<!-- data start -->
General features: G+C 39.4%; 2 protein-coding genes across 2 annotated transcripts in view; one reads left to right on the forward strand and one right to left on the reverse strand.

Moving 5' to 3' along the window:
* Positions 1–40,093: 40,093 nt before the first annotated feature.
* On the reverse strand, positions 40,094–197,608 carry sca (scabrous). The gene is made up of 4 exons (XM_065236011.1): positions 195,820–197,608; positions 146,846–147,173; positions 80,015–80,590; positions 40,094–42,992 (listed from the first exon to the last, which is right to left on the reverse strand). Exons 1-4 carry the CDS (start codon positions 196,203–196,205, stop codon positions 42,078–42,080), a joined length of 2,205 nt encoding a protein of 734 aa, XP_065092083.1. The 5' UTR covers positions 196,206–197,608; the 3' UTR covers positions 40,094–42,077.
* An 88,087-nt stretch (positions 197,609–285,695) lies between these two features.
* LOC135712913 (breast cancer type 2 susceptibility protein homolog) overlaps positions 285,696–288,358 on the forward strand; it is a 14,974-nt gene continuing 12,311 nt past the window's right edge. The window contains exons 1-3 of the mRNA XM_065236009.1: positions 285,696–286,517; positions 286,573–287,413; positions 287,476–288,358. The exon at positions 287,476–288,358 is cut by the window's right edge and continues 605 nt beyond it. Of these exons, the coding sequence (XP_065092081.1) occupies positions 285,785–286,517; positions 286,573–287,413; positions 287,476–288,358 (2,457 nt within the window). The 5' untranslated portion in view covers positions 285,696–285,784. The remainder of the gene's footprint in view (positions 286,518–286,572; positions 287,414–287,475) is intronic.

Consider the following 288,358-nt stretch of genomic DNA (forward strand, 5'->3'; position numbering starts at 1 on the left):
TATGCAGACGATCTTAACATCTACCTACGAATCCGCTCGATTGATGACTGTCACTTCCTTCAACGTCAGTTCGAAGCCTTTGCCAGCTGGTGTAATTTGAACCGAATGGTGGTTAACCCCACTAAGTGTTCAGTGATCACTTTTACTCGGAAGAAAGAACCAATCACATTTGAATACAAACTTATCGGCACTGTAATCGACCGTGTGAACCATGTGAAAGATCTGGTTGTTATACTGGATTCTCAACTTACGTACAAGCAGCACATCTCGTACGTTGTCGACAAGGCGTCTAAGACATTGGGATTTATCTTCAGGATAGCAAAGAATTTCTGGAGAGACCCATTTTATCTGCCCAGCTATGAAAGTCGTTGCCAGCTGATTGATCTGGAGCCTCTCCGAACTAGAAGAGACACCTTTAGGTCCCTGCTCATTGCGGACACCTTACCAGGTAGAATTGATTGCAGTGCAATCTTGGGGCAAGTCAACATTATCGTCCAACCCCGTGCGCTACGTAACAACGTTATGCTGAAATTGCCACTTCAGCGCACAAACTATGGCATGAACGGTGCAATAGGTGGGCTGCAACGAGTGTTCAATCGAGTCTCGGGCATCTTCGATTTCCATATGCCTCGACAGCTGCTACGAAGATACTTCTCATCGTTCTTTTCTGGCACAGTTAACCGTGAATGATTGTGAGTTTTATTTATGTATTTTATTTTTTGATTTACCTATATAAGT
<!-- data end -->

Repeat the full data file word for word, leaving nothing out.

General features: G+C 39.4%; 2 protein-coding genes across 2 annotated transcripts in view; one reads left to right on the forward strand and one right to left on the reverse strand.

Moving 5' to 3' along the window:
* Positions 1–40,093: 40,093 nt before the first annotated feature.
* On the reverse strand, positions 40,094–197,608 carry sca (scabrous). The gene is made up of 4 exons (XM_065236011.1): positions 195,820–197,608; positions 146,846–147,173; positions 80,015–80,590; positions 40,094–42,992 (listed from the first exon to the last, which is right to left on the reverse strand). Exons 1-4 carry the CDS (start codon positions 196,203–196,205, stop codon positions 42,078–42,080), a joined length of 2,205 nt encoding a protein of 734 aa, XP_065092083.1. The 5' UTR covers positions 196,206–197,608; the 3' UTR covers positions 40,094–42,077.
* An 88,087-nt stretch (positions 197,609–285,695) lies between these two features.
* LOC135712913 (breast cancer type 2 susceptibility protein homolog) overlaps positions 285,696–288,358 on the forward strand; it is a 14,974-nt gene continuing 12,311 nt past the window's right edge. The window contains exons 1-3 of the mRNA XM_065236009.1: positions 285,696–286,517; positions 286,573–287,413; positions 287,476–288,358. The exon at positions 287,476–288,358 is cut by the window's right edge and continues 605 nt beyond it. Of these exons, the coding sequence (XP_065092081.1) occupies positions 285,785–286,517; positions 286,573–287,413; positions 287,476–288,358 (2,457 nt within the window). The 5' untranslated portion in view covers positions 285,696–285,784. The remainder of the gene's footprint in view (positions 286,518–286,572; positions 287,414–287,475) is intronic.

Consider the following 288,358-nt stretch of genomic DNA (forward strand, 5'->3'; position numbering starts at 1 on the left):
TATGCAGACGATCTTAACATCTACCTACGAATCCGCTCGATTGATGACTGTCACTTCCTTCAACGTCAGTTCGAAGCCTTTGCCAGCTGGTGTAATTTGAACCGAATGGTGGTTAACCCCACTAAGTGTTCAGTGATCACTTTTACTCGGAAGAAAGAACCAATCACATTTGAATACAAACTTATCGGCACTGTAATCGACCGTGTGAACCATGTGAAAGATCTGGTTGTTATACTGGATTCTCAACTTACGTACAAGCAGCACATCTCGTACGTTGTCGACAAGGCGTCTAAGACATTGGGATTTATCTTCAGGATAGCAAAGAATTTCTGGAGAGACCCATTTTATCTGCCCAGCTATGAAAGTCGTTGCCAGCTGATTGATCTGGAGCCTCTCCGAACTAGAAGAGACACCTTTAGGTCCCTGCTCATTGCGGACACCTTACCAGGTAGAATTGATTGCAGTGCAATCTTGGGGCAAGTCAACATTATCGTCCAACCCCGTGCGCTACGTAACAACGTTATGCTGAAATTGCCACTTCAGCGCACAAACTATGGCATGAACGGTGCAATAGGTGGGCTGCAACGAGTGTTCAATCGAGTCTCGGGCATCTTCGATTTCCATATGCCTCGACAGCTGCTACGAAGATACTTCTCATCGTTCTTTTCTGGCACAGTTAACCGTGAATGATTGTGAGTTTTATTTATGTATTTTATTTTTTGATTTACCTATATAAGT